No Reserve: 1966 Ford Mustang 289

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Finding an affordable First Generation Mustang project, especially one that appears solid and not begging for rust repairs, can be challenging. However, that seems to be the story with this 1966 Coupe. It presents well and could serve as a driver-grade classic. One notable issue requires immediate attention, but its other minor shortcomings could be addressed as time and circumstances allow. The Mustang is listed here on eBay in Panama City Beach, Florida. It has attracted a single bid of $7,000 in a No Reserve auction.

This Mustang is not the most spectacular to appear on our desks at Barn Finds, but I think that’s why I like it. It is subtle and restrained, suiting an enthusiast wishing to “fly under the radar” with their classic. Its Wimbledon White paint shines nicely, with no evidence of significant problems. The panels are straight, but this car’s strongest point could be its lack of apparent rust. None is visible in the supplied photos, and the seller doesn’t mention any in their listing. The chrome and glass look excellent, with the car retaining its factory steel wheels and hubcaps. If this beauty is as rust-free as the photos suggest, the new owner can safely leave their grinder and welder tucked away in the cupboard.

The “driver-quality” theme continues inside this Mustang. The upholstered surfaces are free from wear and damage, although the seatcovers have some slight stretching. The carpet is excellent, as are the gauges and faux woodgrain pieces. It is nicely optioned, featuring air conditioning with a new compressor, an AM radio with a new speaker, and a factory console. The dash sports a new pad, and the seller includes a new headliner and other parts for the buyer to install. They will need to source items like a glovebox bin to complete the interior, but it appears it will take more time than money to improve the overall appearance.

The Mustang’s drivetrain combination brings us a “good news/bad news” scenario. Its engine bay houses a numbers-matching C-Code 289ci V8 that produced 200hp in its prime. The original owner left shifting duties to a three-speed automatic transmission, with power steering further reducing driver effort. With a ¼-mile ET of 16.6 seconds, it may not have been lightning-fast, but it provided the wonderful V8 bass rumble and the ability for the owner to squeeze more ponies from the motor to the road. The seller says they treated the car to a recent front-end rebuild while adding a Petronix Flamethrower distributor, an Edelbrock carburetor, power disk brakes, a NAPA radiator, and a new power steering pump. On the negative side of the ledger, the car ran and drove well until last week when an oil pump failure laid it low. It is unclear how long the engine ran following the failure, but if the seller shut it down fairly quickly, a new oil pump might be all that’s required. This is a case where potential bidders need to carefully weigh the risks before committing their cash.

Provided the oil pump failure hasn’t caused any deeper engine damage, this 1966 Mustang could be a fantastic project car. If potential buyers seek a first project that shouldn’t involve complicated rust repairs, it must be a strong contender. I’m surprised it has only attracted one bid at the time of writing, although there is still time for that situation to change. If you are searching for a Mustang, would you consider pursuing this one further?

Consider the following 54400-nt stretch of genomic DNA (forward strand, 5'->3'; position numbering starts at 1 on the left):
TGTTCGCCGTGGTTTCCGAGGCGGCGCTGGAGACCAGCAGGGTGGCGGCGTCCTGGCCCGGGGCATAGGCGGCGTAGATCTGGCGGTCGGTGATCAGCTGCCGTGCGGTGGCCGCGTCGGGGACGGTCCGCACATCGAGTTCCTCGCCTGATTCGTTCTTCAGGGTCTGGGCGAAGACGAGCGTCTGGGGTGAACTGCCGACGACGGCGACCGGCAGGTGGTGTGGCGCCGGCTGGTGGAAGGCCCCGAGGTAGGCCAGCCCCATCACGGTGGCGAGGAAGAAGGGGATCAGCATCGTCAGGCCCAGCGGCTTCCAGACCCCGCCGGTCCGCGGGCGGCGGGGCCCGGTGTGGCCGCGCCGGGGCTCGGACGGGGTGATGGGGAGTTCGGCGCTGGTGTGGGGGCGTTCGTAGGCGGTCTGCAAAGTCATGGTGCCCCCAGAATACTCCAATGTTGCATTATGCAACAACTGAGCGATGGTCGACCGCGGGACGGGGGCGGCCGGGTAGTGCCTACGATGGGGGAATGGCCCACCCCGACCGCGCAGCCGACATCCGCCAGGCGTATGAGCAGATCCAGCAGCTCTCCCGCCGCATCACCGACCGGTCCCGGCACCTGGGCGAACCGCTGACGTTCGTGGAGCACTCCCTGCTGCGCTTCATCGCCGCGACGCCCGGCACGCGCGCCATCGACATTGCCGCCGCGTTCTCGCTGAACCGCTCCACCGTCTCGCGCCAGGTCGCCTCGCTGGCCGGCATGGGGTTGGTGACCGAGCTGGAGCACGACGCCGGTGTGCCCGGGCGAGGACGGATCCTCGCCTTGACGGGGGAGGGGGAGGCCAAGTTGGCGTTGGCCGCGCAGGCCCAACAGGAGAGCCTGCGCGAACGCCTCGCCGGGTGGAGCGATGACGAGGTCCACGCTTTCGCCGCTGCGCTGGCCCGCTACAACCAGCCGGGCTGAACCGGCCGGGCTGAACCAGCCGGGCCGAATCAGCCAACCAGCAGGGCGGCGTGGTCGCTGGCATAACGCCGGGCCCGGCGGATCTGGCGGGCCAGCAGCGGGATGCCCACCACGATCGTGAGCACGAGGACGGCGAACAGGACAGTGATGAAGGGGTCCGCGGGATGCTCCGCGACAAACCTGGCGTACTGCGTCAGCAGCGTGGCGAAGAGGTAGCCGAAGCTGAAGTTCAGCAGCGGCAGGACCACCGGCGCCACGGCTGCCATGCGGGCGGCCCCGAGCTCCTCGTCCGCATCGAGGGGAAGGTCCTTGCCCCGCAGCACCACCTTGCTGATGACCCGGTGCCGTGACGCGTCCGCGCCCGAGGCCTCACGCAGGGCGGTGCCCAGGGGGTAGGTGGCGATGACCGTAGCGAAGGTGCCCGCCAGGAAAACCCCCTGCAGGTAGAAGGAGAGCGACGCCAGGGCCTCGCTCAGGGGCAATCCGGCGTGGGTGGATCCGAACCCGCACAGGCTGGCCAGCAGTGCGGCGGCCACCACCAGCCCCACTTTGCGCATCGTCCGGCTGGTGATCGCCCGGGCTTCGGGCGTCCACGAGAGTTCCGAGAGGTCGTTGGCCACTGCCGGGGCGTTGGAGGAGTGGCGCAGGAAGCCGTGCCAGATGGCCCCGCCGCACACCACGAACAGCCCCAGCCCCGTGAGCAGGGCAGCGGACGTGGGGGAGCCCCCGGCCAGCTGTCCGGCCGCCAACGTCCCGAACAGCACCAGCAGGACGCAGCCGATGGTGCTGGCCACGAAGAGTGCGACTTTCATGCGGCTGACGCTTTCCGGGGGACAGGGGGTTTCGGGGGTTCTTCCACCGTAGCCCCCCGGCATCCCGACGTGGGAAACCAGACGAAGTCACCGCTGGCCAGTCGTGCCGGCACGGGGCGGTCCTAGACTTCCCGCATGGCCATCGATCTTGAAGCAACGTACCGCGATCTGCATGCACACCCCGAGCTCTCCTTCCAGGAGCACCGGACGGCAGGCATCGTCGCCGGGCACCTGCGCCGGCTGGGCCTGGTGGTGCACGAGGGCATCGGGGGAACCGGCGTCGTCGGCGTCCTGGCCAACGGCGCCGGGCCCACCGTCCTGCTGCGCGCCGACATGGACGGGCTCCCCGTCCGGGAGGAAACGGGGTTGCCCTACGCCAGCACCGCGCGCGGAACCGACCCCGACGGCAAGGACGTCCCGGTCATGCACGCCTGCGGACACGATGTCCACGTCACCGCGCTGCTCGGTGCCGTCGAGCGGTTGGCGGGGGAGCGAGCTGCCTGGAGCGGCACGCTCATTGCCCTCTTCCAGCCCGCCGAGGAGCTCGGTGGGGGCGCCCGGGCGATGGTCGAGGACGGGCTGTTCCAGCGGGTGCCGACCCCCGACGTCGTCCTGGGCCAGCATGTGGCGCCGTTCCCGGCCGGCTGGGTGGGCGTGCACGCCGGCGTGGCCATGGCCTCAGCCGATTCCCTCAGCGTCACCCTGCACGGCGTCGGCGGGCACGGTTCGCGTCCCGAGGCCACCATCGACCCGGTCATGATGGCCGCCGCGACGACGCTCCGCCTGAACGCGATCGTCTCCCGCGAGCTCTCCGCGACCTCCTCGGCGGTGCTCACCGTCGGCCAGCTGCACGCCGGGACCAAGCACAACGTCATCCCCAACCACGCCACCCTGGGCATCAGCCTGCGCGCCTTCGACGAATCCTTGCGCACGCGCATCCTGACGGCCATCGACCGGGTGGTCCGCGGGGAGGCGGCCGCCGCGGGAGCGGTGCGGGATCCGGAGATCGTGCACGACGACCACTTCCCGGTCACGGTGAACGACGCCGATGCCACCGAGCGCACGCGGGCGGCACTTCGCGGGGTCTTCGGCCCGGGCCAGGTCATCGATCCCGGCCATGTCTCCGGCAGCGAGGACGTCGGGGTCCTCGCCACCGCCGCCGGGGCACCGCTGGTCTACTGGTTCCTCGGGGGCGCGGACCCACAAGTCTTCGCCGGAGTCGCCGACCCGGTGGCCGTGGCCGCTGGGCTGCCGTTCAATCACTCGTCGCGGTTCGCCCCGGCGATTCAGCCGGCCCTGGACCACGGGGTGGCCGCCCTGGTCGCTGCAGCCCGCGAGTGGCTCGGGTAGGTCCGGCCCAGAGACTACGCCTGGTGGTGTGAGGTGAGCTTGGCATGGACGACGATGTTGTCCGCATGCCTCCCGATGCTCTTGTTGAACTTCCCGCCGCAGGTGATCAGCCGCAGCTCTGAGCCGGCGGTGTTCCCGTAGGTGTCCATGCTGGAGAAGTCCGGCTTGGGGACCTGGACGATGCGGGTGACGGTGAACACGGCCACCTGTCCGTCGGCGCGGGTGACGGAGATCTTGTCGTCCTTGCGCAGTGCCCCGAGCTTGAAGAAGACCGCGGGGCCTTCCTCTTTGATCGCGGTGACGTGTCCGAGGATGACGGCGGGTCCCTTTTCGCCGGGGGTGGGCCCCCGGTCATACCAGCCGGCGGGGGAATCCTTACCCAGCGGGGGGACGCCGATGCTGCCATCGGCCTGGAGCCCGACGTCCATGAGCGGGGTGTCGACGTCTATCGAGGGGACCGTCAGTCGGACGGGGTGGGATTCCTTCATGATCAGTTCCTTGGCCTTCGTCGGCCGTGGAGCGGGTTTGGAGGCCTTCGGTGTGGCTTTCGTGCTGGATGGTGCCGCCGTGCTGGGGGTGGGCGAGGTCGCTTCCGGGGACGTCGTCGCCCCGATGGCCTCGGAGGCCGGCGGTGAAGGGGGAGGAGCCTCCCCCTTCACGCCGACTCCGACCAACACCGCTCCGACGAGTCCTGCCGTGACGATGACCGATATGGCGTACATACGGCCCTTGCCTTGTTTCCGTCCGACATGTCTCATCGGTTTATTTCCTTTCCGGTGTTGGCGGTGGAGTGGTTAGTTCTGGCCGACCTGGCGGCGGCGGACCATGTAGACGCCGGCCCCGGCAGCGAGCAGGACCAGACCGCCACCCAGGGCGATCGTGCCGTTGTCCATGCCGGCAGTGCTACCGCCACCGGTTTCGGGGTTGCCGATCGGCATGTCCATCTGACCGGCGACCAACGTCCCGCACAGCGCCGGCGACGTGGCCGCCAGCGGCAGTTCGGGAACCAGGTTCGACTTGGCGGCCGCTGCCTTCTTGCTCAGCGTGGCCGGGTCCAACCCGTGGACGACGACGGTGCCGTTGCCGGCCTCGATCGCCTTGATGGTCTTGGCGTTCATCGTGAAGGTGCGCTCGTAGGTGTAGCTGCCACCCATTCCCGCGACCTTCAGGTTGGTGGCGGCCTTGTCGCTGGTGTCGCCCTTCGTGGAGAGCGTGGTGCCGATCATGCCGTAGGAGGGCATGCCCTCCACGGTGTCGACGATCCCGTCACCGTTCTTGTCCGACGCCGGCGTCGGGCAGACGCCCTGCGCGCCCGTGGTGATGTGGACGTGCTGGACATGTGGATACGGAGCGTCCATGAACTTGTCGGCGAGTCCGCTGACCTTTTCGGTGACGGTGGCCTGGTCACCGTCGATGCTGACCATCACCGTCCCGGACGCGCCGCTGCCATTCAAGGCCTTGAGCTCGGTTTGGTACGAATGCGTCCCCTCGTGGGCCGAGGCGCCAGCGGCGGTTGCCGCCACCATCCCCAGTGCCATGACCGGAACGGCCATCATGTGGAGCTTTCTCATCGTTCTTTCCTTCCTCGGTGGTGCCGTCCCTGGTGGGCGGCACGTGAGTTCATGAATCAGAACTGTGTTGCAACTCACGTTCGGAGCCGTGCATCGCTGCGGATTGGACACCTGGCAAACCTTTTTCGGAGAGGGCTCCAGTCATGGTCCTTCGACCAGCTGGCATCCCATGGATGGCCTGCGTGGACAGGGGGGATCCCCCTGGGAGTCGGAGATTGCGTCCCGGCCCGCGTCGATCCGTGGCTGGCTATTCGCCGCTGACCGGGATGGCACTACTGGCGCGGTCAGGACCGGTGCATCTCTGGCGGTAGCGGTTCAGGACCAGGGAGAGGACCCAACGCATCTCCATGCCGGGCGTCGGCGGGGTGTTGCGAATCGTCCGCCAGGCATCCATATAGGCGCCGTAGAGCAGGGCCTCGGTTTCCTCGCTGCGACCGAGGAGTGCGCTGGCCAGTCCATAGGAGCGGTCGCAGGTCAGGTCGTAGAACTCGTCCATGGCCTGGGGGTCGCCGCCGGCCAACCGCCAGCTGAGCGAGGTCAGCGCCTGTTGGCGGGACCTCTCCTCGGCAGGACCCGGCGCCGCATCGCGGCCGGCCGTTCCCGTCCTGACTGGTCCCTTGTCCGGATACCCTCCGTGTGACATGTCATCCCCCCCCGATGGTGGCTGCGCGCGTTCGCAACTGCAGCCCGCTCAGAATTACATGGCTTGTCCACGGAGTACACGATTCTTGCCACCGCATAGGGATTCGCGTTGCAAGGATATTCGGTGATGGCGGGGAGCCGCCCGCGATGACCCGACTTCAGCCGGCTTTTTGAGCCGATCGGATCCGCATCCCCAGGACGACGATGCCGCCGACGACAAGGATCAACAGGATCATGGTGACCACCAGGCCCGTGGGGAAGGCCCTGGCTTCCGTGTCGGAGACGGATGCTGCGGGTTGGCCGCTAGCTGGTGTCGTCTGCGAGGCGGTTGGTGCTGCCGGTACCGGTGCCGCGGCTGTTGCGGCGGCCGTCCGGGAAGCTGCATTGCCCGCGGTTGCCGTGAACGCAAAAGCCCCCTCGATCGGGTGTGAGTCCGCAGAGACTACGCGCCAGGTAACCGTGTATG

Auctions Ending Soon


  1. Midway

    The v8 ford’s were known for blowing out the oil filter element from a failed check valve in the oil filter manifold. If motor was shut off when oil light illuminated this will be a good deal for under 10K but it ain’t over til it’s over

    Like 3
  2. Chris

    Meanwhile the truck photo was omitted from this article showing rot and rust cancer

    Like 3
  3. gary englert

    Are there any pictures of the underside off car, if so please forward them

    Like 0
  4. Fred

    With an oil pump failure, this purchase could be opportunity knocking.

    Like 4
  5. Eric Lloyd

    Piece of a valve seal jammed the pump ? If the oil pump drive looks like a drill bit it is a good place to start

    Like 1
  6. Matthew Dyer

    Hmm… New distributor installed, followed immediately by an oil pump “failure”?
    Am I the only one?

    Like 5
    • Kevin Kauffman

      Might not need to look far for any missing parts.

      Like 0
  7. Paul S

    Where are the door sill trim (both sides) was this a repaint. And what’s with the mix of carpet and scraps in the trunk?

    Like 0
  8. Jackie Hollingsworth

    I would be careful with this one…Just saying.

    Like 2
  9. Johnmloghry johnmloghry

    Be careful, be cautious, don’t buy. These comments are all unproven hypotheses. Just guessing as to problems, no one knows until the engine is checked out. One guy commented about rust issues again you don’t know until you’ve seen it in person. If you don’t want the car fine, but leave your unproven diagnosis to the person who actually goes and looks at the car.

    God Bless America

    Like 6
    • Matthew Dyer

      When people share their thoughts and opinions, it is called a discussion. Thanks for yours.

      Like 4
    • Kenneth Cunningham

      To owner:
      Does the car have rust or repairs for rust ? Has it been repainted anywhere on body or frame ? Has it been in any accidents ? Has the engine been harmed from oil pump failure and how long did you run engine when failure of oil pump ceccured ? Does it run ?

      Like 1
      • Paul S

        All very good questions

        Like 1
  10. Brian

    If it’s a solid car 7k isn’t bad. Small block Fords aren’t hard to find.

    Like 0

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